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You Are Here Sunflower Magazine > Sunflower Gains Traction in Texas


Sunflower Magazine

Sunflower Gains Traction in Texas
March 2011

Mission, Texas, grower Mike Hudsonpillar farms on the banks of the Rio Grande River. He can clearly see Mexico from his tractor cab.

Growing sunflower that far south brings with it a unique set of challenges, including extreme heat, unexpected early season frost — and even hurricanes.

Erker Trading Company, which manages the operation of a confection processing plant in Alice, Texas, lost thousands of their sunflower acres to hurricanes last year. Nicholas Erker, company president, says one storm that moved in just days ahead of the 2010 harvest dropped 12” of rain. The next day brought high heat and humidity, followed by another storm that brought an additional 6” of rain. “The seeds were sprouting right in the heads of some of the plants,” Erker recalls. “Prior to that, the plants were as healthy as can be, at seven feet tall with 16” to 18” heads. We were looking at 3,000 lbs/ac before the hurricane came in and destroyed it all.”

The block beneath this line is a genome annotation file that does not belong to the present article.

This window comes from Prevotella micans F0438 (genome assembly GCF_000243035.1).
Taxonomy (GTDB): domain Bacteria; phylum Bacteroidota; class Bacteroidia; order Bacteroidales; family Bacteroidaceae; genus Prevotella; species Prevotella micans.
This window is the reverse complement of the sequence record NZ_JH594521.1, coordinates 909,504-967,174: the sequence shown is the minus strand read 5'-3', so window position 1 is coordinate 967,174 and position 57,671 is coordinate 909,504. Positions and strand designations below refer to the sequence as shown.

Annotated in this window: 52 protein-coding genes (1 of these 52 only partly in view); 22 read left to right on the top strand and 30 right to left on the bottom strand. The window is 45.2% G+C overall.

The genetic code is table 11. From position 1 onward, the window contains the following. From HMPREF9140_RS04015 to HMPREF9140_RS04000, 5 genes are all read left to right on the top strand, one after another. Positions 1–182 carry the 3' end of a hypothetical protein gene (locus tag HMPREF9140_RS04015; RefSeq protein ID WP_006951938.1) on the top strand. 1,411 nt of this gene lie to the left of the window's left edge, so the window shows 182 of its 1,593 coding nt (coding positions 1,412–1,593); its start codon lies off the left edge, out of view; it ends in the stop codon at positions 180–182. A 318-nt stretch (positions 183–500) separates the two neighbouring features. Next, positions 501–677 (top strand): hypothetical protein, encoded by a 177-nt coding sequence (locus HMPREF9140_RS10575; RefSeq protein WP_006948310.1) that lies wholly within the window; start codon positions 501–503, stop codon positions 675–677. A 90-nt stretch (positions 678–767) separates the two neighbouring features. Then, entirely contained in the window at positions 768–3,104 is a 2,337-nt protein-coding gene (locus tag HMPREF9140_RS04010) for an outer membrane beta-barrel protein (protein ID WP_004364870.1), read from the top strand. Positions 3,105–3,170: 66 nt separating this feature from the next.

“We were lucky last year,” Hudsonpillar remarks about the hurricane season. “I finished up harvest a day and a half before that big storm that wiped out a lot of acres around here. We didn’t get hit as hard as some of the guys in the lower valley and up the coastal bend.”